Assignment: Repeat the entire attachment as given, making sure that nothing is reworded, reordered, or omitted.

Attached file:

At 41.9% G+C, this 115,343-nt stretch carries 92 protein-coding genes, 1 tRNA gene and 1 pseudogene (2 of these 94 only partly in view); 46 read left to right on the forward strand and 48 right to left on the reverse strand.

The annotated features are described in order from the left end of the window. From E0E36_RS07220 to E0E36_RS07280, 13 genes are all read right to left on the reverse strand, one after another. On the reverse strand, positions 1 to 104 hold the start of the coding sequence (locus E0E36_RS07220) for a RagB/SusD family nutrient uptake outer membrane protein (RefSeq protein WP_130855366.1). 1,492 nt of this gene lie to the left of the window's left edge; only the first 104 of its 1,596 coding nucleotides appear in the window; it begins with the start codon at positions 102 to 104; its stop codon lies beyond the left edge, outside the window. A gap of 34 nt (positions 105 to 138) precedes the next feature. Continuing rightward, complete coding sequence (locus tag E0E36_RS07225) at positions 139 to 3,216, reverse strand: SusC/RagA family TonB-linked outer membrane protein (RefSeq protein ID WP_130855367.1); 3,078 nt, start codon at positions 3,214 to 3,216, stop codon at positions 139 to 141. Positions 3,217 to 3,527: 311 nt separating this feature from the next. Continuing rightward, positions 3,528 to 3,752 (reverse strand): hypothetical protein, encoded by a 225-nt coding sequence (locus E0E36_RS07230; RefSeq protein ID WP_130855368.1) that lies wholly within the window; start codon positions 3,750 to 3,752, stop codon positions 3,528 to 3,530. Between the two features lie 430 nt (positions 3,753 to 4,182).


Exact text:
At 41.9% G+C, this 115,343-nt stretch carries 92 protein-coding genes, 1 tRNA gene and 1 pseudogene (2 of these 94 only partly in view); 46 read left to right on the forward strand and 48 right to left on the reverse strand.

The annotated features are described in order from the left end of the window. From E0E36_RS07220 to E0E36_RS07280, 13 genes are all read right to left on the reverse strand, one after another. On the reverse strand, positions 1 to 104 hold the start of the coding sequence (locus E0E36_RS07220) for a RagB/SusD family nutrient uptake outer membrane protein (RefSeq protein WP_130855366.1). 1,492 nt of this gene lie to the left of the window's left edge; only the first 104 of its 1,596 coding nucleotides appear in the window; it begins with the start codon at positions 102 to 104; its stop codon lies beyond the left edge, outside the window. A gap of 34 nt (positions 105 to 138) precedes the next feature. Continuing rightward, complete coding sequence (locus tag E0E36_RS07225) at positions 139 to 3,216, reverse strand: SusC/RagA family TonB-linked outer membrane protein (RefSeq protein ID WP_130855367.1); 3,078 nt, start codon at positions 3,214 to 3,216, stop codon at positions 139 to 141. Positions 3,217 to 3,527: 311 nt separating this feature from the next. Continuing rightward, positions 3,528 to 3,752 (reverse strand): hypothetical protein, encoded by a 225-nt coding sequence (locus E0E36_RS07230; RefSeq protein ID WP_130855368.1) that lies wholly within the window; start codon positions 3,750 to 3,752, stop codon positions 3,528 to 3,530. Between the two features lie 430 nt (positions 3,753 to 4,182).